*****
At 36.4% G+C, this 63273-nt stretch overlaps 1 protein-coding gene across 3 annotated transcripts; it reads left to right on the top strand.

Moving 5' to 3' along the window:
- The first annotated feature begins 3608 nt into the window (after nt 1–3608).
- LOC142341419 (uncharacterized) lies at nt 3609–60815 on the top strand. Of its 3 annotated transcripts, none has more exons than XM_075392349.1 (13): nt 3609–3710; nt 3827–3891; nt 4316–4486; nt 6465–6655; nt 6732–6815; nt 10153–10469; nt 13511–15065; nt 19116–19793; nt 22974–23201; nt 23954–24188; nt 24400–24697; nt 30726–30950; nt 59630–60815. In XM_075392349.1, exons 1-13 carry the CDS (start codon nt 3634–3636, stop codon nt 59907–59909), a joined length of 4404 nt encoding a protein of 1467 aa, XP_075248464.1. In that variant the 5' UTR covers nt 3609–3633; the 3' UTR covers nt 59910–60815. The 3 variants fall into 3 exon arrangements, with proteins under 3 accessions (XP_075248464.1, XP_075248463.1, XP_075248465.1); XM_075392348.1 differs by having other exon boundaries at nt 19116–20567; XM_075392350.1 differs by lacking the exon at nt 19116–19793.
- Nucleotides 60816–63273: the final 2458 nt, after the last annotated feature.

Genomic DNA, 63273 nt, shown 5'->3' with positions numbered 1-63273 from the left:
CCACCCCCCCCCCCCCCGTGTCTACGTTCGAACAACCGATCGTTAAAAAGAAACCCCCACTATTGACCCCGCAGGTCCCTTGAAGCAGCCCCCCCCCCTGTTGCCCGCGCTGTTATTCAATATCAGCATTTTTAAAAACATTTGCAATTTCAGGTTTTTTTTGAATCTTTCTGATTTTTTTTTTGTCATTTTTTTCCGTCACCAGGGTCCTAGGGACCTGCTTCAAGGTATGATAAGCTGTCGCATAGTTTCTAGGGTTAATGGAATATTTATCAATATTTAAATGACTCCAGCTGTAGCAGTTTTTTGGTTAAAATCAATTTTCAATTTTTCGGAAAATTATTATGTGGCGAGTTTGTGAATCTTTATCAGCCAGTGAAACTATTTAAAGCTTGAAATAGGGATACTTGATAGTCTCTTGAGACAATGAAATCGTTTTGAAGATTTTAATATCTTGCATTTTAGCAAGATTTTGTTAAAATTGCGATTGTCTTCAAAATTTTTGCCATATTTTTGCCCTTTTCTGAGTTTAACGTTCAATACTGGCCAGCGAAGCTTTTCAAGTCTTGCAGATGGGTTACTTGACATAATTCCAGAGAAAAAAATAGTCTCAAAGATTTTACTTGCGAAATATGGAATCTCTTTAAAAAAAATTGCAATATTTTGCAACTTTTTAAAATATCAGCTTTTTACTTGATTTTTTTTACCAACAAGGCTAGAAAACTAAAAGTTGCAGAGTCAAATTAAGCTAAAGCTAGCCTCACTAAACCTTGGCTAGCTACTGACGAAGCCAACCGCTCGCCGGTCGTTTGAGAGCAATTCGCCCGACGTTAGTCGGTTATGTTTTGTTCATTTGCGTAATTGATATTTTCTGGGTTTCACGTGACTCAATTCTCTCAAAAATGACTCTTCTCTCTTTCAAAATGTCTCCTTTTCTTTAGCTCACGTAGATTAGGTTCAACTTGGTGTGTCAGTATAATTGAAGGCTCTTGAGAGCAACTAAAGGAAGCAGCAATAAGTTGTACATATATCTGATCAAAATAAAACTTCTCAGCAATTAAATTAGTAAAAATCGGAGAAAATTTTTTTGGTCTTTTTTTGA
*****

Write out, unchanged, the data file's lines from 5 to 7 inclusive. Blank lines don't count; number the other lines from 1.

- Nucleotides 60816–63273: the final 2458 nt, after the last annotated feature.

Genomic DNA, 63273 nt, shown 5'->3' with positions numbered 1-63273 from the left:
CCACCCCCCCCCCCCCCGTGTCTACGTTCGAACAACCGATCGTTAAAAAGAAACCCCCACTATTGACCCCGCAGGTCCCTTGAAGCAGCCCCCCCCCCTGTTGCCCGCGCTGTTATTCAATATCAGCATTTTTAAAAACATTTGCAATTTCAGGTTTTTTTTGAATCTTTCTGATTTTTTTTTTGTCATTTTTTTCCGTCACCAGGGTCCTAGGGACCTGCTTCAAGGTATGATAAGCTGTCGCATAGTTTCTAGGGTTAATGGAATATTTATCAATATTTAAATGACTCCAGCTGTAGCAGTTTTTTGGTTAAAATCAATTTTCAATTTTTCGGAAAATTATTATGTGGCGAGTTTGTGAATCTTTATCAGCCAGTGAAACTATTTAAAGCTTGAAATAGGGATACTTGATAGTCTCTTGAGACAATGAAATCGTTTTGAAGATTTTAATATCTTGCATTTTAGCAAGATTTTGTTAAAATTGCGATTGTCTTCAAAATTTTTGCCATATTTTTGCCCTTTTCTGAGTTTAACGTTCAATACTGGCCAGCGAAGCTTTTCAAGTCTTGCAGATGGGTTACTTGACATAATTCCAGAGAAAAAAATAGTCTCAAAGATTTTACTTGCGAAATATGGAATCTCTTTAAAAAAAATTGCAATATTTTGCAACTTTTTAAAATATCAGCTTTTTACTTGATTTTTTTTACCAACAAGGCTAGAAAACTAAAAGTTGCAGAGTCAAATTAAGCTAAAGCTAGCCTCACTAAACCTTGGCTAGCTACTGACGAAGCCAACCGCTCGCCGGTCGTTTGAGAGCAATTCGCCCGACGTTAGTCGGTTATGTTTTGTTCATTTGCGTAATTGATATTTTCTGGGTTTCACGTGACTCAATTCTCTCAAAAATGACTCTTCTCTCTTTCAAAATGTCTCCTTTTCTTTAGCTCACGTAGATTAGGTTCAACTTGGTGTGTCAGTATAATTGAAGGCTCTTGAGAGCAACTAAAGGAAGCAGCAATAAGTTGTACATATATCTGATCAAAATAAAACTTCTCAGCAATTAAATTAGTAAAAATCGGAGAAAATTTTTTTGGTCTTTTTTTGA